Camp McGovern, Brcko
by Maj. Fernando Buesa
First published in SFOR Informer #31, February 25, 1998
Brcko - In the narrowest part of the Posadina Corridor, the riverside town of Brcko awaits the decision of arbitration hearings to see whether control of the area will pass to the Federation or to Republika Srpska. A few kilometres outside of the town centre more than 900 American Soldiers from Task Force 3/2 ACR are based at Camp McGovern.
The camps name is in remembrance of 1Lt. McGovern who was killed on 30 January 1951 while leading his platoon up the slope of a bunker-type pill-house in Kamzangjan, Korea. The action earned him the Medal of Honour.
"Camp McGovern was a farm co-operative before the war. The Americans arrived here in January 1996. It was a cold winter that year" explained Captain Erik Stor, Commander of A Coy, 16th Engineers. "The first unit to arrive was the 3/5 Cavalry commanded by Lt. Col. Tony Cucualo. The first engineers to arrive with them was B Coy of the 23rd Engineers to build the camp. Some of them are back in BiH serving their second tour."
The role of the Units at Camp McGovern "is to provide freedom of movement, help implement peace accords and ensure safety," explains Capt. Moon, Public Information Officer of Camp McGovern. Commanded by Lt. Col. Mark Corda, TF 3/2, the Command Post comprises a Squadron of the 2nd Armoured Cavalry Regiment, a Mechanised Infantry Coy, an Artillery Battery, Engineer Coy, Air Defence Artillery Units and Support Units distributed throughout three Camps: McGovern, Colt and Bedrock.
CIMIC at Camp McGovern
The 12-person strong CIMIC Cell at Camp McGovern is an integral part of TF 3/2.
The Federation team works jointly with the International Police Task Force supervising the multi-ethnic police force - a project that began last January. They also monitor infrastructure projects. Attending meetings with the mayors of the area and discussing projects on water systems, cleaning and general subjects that cover the local neighbourhoods."
There are some problems within the Municipalities. "In the area of Brcko there are another five small villages, Brodusa, Stari Rasadnik, Ditdarusa, Omerbegovaca and Brod. Each one has either a majority ethnic group or are mixed, and are all in a corridor four kilometres wide," continued Gonzalez.
"The Brcko team," states Maj. Reyes "works with U.S. AID and NGOs (non governmental organisations) in co-ordination with the OHR (Office of the High Representative) of Brcko. The Information Centre gives information to the people, prepares activities for young kindergartens and makes ID cards."
Special projects like the Arizona Market, a market on the Inter Entity Boundary Line, helps people get used to the Line and move freely across it. "The market started with IFOR two or more years ago. We are trying to work with the municipalities to provide water and extend the electricity. People come from Hungary, Croatia, Serbia and (the Former Yugoslavian Republic of) Macedonia. Most of the dealers are Bosniac and Croats," says Maj. Gonzalez. " Another important project is the agriculture seminary for local farmers from all three Entities. This region was a top producer of agricultural goods before the war. Most of the land was destroyed and we are now giving the farmers new information on crops to grow," concluded Maj. Gonzalez.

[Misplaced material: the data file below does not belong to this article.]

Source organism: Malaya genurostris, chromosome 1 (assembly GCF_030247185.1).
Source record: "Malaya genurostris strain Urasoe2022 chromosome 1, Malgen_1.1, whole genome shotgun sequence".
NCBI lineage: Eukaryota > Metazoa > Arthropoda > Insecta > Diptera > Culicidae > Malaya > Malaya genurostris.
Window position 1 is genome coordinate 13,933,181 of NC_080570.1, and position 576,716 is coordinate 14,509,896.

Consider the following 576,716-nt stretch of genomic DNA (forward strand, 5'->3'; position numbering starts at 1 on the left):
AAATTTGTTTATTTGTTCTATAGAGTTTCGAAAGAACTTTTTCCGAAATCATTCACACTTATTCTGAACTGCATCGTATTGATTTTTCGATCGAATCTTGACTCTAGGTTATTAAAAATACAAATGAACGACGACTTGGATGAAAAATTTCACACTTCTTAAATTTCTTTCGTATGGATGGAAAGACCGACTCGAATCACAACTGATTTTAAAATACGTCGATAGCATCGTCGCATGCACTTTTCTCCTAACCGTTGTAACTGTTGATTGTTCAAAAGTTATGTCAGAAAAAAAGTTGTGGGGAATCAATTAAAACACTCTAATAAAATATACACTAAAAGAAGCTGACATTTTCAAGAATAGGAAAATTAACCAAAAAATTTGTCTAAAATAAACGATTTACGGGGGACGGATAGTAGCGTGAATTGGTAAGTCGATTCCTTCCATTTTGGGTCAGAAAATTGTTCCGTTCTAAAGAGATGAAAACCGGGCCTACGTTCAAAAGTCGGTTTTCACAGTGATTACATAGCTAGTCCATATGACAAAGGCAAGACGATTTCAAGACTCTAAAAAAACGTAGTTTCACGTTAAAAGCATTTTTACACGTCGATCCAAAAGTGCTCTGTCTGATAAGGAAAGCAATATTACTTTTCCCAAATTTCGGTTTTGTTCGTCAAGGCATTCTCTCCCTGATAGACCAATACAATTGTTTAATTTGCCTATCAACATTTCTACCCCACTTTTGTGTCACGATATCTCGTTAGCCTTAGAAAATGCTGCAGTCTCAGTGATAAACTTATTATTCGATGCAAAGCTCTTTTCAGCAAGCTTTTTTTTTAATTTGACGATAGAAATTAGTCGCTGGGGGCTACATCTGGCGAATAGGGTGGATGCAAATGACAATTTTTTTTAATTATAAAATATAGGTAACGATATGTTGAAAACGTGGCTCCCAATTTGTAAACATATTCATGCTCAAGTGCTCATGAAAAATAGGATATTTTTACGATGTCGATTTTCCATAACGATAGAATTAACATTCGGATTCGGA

McGovern has a PSYOPS detachment commanded by 1Lt. Wayne Bowen. Because of the special situation in Brcko they have been reinforced. "We are doing three missions here," says Bowen. "We talk with people face to face about their ideas, usually over a cup of coffee, distribute journals and news letters from SFORs Information Campaign and the OHR and maintain relations with TV and Radio stations. We work with 15 radio stations, sending information on SFOR, Brcko, the arbitration and persons indicted for war crimes."
PSYOPS has three detachments in MND North, one of them in Brcko. "There are three Tactical PSYOPS Teams (TPT), two here and another in Camp Colt. There is also Radio MIR. Its broadcasts directly from Sarajevo. Broadcasts are between 6 AM and 12 PM with a technical break of two hours. Programming includes, music, messages to the locals and three programs of local news, obtained from the local media.
A COY 16th ENGINEERS
Life for the Engineers is like most others here in Theatre, they do all kinds of work and are tasked often and variously. A Coy is no exception. Capt. Erik Stor , Command of A Coy explains their mission at Camp McGovern. "We monitor, and assist where necessary, the de-mining by Entity Army Forces (EAF). This includes removing mines from the ground, opening routes through mine fields with remote control tanks, blowing up bunkers, repairing bridges, protecting the Camp by building soil bunkers around the camp or repairing bunkers inside the Camp. We also built a shooting range for troops to practice on. Naturally, we also maintain all the tactical buildings here."